UKERC research challenges GWPF position on wind power

19 Oct 2012

Research by the UK Energy Research Centre’s Technology and Policy Assessment (TPA) theme and Imperial College Business School has been cited as part of supplementary evidence presented to the Energy and Climate Change Select Committee reviewing claims made by the Global Warming Policy Foundation (GWPF) on the economics of wind energy.

The evidence, made in addendum to the written and oral evidence presented by UKERC TPA Theme Leader Dr Robert Gross in 10 July as part of a one-off hearing on the topic, addressed some of the specific contentions made by Professor Gordon Hughes on behalf of GWPF on the system implications of integrating wind.

The team, comprised of UKERC experts from the Centre for Energy Policy and Technology at Imperial College London and Imperial College Business School, was invited by the Select Committee to comment on the evidence presented by GWPF back in July. Referring to evidence from a number of sources, including UKERC, the Committee on Climate Change, DECC and the National Grid, they have concluded that a number of the claims made by Professor Hughes are not supported by the available science.

The findings of forthcoming research from UKERC, examining the ranges of estimates of the costs of wind generation, as well as studies by TPA into electricity costs, offshore wind and intermittency, were all cited in response to GWPF claims that the cost of installing wind to meet 2020 targets will be £124 billion.

eer-reviewed research by UKERC estimates the figure is likely to be less than half of that, in the region of £60 billion. Further suggestions by GWPF that there is an impending threshold on how much wind the system can absorb, and that this will be passed shortly after 2015, resulting in wind having to be permanently constrained, are challenged by the team’s analysis, which finds that the amount of wind energy needed to be ‘wasted’ in the system is likely to be very small.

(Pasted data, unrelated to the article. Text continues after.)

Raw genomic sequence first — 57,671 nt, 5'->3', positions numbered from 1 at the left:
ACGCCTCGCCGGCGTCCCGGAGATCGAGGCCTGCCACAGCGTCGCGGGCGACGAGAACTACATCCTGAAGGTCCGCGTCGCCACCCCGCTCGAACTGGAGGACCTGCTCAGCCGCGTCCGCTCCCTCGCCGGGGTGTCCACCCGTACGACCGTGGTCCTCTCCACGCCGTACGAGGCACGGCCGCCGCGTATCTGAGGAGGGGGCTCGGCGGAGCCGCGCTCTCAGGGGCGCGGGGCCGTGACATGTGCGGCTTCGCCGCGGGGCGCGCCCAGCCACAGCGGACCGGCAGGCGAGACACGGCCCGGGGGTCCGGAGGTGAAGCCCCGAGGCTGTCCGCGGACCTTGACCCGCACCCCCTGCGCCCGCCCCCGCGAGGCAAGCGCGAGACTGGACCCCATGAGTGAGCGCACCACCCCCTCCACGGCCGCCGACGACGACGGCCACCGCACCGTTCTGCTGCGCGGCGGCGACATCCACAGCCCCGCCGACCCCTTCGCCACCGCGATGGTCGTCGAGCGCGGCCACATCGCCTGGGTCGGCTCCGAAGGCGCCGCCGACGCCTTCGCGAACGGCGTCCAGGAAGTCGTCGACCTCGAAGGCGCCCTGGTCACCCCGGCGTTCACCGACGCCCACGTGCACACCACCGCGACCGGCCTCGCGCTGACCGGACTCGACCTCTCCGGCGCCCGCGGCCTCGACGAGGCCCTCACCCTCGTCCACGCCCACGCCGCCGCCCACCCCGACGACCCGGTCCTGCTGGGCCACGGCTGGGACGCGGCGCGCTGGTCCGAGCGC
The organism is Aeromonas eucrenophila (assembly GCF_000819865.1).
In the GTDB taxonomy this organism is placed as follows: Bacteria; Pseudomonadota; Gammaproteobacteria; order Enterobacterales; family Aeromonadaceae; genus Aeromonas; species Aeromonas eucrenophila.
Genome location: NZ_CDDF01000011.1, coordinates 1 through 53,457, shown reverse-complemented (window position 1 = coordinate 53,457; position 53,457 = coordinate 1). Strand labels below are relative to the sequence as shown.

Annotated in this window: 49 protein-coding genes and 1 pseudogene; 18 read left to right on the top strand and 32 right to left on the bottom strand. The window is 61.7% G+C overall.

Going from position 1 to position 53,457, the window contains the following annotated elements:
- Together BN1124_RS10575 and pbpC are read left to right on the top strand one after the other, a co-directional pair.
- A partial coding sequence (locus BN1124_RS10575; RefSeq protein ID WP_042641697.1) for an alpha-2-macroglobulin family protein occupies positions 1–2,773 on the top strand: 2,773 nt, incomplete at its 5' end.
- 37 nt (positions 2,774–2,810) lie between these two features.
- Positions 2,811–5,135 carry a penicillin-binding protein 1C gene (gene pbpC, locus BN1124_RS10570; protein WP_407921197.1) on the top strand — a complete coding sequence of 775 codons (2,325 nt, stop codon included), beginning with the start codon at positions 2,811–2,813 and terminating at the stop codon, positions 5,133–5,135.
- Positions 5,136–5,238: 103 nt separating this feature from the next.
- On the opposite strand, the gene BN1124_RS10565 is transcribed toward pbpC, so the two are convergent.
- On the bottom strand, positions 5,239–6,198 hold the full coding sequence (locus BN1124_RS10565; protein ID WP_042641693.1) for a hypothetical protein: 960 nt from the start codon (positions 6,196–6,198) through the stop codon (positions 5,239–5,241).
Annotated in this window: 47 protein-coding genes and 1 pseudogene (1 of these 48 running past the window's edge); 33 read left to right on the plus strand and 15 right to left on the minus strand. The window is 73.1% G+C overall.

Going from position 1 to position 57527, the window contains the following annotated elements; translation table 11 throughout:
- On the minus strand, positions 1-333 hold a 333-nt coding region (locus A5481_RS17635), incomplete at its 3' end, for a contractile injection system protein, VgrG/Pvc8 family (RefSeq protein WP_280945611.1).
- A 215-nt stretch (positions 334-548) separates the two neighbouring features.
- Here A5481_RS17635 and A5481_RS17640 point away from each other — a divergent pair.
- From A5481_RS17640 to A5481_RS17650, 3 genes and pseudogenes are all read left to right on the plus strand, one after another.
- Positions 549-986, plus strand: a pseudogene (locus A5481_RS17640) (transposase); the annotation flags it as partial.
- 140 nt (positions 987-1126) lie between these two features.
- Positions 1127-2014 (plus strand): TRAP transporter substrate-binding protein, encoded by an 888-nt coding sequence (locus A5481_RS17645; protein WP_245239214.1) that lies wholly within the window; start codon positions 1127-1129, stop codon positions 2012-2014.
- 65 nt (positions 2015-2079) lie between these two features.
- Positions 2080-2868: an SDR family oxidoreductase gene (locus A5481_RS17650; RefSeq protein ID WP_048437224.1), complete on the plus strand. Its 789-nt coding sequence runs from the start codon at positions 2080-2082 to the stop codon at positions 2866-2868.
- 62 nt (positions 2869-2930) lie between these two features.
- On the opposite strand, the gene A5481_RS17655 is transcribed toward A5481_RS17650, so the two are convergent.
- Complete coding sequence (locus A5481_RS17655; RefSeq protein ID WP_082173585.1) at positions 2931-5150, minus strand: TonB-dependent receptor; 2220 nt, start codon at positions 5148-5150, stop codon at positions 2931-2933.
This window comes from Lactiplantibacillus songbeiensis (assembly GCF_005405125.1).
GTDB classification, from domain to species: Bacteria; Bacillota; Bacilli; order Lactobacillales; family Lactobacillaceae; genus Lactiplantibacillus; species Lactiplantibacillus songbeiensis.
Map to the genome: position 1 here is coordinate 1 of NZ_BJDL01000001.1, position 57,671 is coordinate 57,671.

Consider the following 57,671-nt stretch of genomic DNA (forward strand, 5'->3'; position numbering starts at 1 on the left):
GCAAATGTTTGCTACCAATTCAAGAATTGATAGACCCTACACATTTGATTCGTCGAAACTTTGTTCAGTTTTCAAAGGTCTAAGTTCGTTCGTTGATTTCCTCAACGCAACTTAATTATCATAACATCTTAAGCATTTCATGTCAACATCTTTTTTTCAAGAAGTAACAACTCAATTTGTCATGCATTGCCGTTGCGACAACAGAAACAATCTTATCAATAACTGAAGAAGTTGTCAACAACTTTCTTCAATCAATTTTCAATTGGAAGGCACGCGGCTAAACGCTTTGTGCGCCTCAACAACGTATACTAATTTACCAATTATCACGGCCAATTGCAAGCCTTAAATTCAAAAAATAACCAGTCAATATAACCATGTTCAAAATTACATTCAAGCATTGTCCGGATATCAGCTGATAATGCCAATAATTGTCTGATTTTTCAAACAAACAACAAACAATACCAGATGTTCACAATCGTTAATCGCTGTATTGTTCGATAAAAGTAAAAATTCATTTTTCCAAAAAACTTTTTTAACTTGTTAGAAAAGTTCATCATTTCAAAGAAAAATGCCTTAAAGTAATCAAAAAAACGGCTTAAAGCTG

The authors comment: ‘In short, Professor Hughes’ contention of a 20GW cap on the input of wind to the GB power grid makes no sense at all. Curtailment will be required extremely infrequently, and the notion of a generalised 20GW limit on the amount of wind the grid can absorb is baseless. It does not align with the evidence from simulation studies or indeed a commonsense investigation of the basic statistics’.

You can read the full evidence at

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Notes to Editors:

For further information, please contact:
Lindsay Wright, Head of Communications, UKERC
020 7594 2669
Charlotte Knight, Communications Officer, UKERC
020 7594 1573

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